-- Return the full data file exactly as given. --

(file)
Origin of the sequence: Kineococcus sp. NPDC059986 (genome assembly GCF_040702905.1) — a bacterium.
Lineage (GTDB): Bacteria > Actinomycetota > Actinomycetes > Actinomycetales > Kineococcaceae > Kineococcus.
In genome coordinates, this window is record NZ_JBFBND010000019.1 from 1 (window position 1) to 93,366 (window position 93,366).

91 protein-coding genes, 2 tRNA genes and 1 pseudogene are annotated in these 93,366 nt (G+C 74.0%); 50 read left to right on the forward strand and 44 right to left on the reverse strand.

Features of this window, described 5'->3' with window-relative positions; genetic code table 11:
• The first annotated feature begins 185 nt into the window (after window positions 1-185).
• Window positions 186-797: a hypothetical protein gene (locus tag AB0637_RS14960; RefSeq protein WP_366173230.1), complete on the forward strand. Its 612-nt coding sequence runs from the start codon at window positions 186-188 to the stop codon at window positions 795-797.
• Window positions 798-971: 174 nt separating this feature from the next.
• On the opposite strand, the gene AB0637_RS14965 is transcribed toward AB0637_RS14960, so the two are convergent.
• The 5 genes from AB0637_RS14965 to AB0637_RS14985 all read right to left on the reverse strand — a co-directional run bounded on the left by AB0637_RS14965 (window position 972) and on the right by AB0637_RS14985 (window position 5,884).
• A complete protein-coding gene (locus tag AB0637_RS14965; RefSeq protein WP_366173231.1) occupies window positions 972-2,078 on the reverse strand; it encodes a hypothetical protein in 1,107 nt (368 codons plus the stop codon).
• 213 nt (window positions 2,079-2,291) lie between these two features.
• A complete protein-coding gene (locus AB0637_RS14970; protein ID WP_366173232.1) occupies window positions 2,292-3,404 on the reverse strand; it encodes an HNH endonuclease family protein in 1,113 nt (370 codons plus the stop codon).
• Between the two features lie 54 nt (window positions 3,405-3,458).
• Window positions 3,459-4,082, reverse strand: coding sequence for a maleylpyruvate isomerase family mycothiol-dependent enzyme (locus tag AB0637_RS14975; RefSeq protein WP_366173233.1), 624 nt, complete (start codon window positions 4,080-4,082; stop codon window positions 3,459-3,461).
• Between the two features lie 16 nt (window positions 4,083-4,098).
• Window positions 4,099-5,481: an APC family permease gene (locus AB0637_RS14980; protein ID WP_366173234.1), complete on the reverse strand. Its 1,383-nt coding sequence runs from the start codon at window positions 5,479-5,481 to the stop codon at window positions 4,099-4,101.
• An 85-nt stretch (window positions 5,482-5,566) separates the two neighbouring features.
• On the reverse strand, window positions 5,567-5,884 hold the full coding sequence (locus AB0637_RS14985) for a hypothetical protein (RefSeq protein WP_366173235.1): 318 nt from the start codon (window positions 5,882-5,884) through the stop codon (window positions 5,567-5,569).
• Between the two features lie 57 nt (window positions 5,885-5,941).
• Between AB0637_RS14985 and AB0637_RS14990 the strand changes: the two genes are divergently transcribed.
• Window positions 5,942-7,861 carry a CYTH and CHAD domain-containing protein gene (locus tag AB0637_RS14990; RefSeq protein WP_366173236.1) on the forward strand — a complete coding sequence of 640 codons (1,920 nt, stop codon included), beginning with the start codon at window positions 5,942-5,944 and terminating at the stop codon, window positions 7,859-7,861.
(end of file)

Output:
Origin of the sequence: Kineococcus sp. NPDC059986 (genome assembly GCF_040702905.1) — a bacterium.
Lineage (GTDB): Bacteria > Actinomycetota > Actinomycetes > Actinomycetales > Kineococcaceae > Kineococcus.
In genome coordinates, this window is record NZ_JBFBND010000019.1 from 1 (window position 1) to 93,366 (window position 93,366).

91 protein-coding genes, 2 tRNA genes and 1 pseudogene are annotated in these 93,366 nt (G+C 74.0%); 50 read left to right on the forward strand and 44 right to left on the reverse strand.

Features of this window, described 5'->3' with window-relative positions; genetic code table 11:
• The first annotated feature begins 185 nt into the window (after window positions 1-185).
• Window positions 186-797: a hypothetical protein gene (locus tag AB0637_RS14960; RefSeq protein WP_366173230.1), complete on the forward strand. Its 612-nt coding sequence runs from the start codon at window positions 186-188 to the stop codon at window positions 795-797.
• Window positions 798-971: 174 nt separating this feature from the next.
• On the opposite strand, the gene AB0637_RS14965 is transcribed toward AB0637_RS14960, so the two are convergent.
• The 5 genes from AB0637_RS14965 to AB0637_RS14985 all read right to left on the reverse strand — a co-directional run bounded on the left by AB0637_RS14965 (window position 972) and on the right by AB0637_RS14985 (window position 5,884).
• A complete protein-coding gene (locus tag AB0637_RS14965; RefSeq protein WP_366173231.1) occupies window positions 972-2,078 on the reverse strand; it encodes a hypothetical protein in 1,107 nt (368 codons plus the stop codon).
• 213 nt (window positions 2,079-2,291) lie between these two features.
• A complete protein-coding gene (locus AB0637_RS14970; protein ID WP_366173232.1) occupies window positions 2,292-3,404 on the reverse strand; it encodes an HNH endonuclease family protein in 1,113 nt (370 codons plus the stop codon).
• Between the two features lie 54 nt (window positions 3,405-3,458).
• Window positions 3,459-4,082, reverse strand: coding sequence for a maleylpyruvate isomerase family mycothiol-dependent enzyme (locus tag AB0637_RS14975; RefSeq protein WP_366173233.1), 624 nt, complete (start codon window positions 4,080-4,082; stop codon window positions 3,459-3,461).
• Between the two features lie 16 nt (window positions 4,083-4,098).
• Window positions 4,099-5,481: an APC family permease gene (locus AB0637_RS14980; protein ID WP_366173234.1), complete on the reverse strand. Its 1,383-nt coding sequence runs from the start codon at window positions 5,479-5,481 to the stop codon at window positions 4,099-4,101.
• An 85-nt stretch (window positions 5,482-5,566) separates the two neighbouring features.
• On the reverse strand, window positions 5,567-5,884 hold the full coding sequence (locus AB0637_RS14985) for a hypothetical protein (RefSeq protein WP_366173235.1): 318 nt from the start codon (window positions 5,882-5,884) through the stop codon (window positions 5,567-5,569).
• Between the two features lie 57 nt (window positions 5,885-5,941).
• Between AB0637_RS14985 and AB0637_RS14990 the strand changes: the two genes are divergently transcribed.
• Window positions 5,942-7,861 carry a CYTH and CHAD domain-containing protein gene (locus tag AB0637_RS14990; RefSeq protein WP_366173236.1) on the forward strand — a complete coding sequence of 640 codons (1,920 nt, stop codon included), beginning with the start codon at window positions 5,942-5,944 and terminating at the stop codon, window positions 7,859-7,861.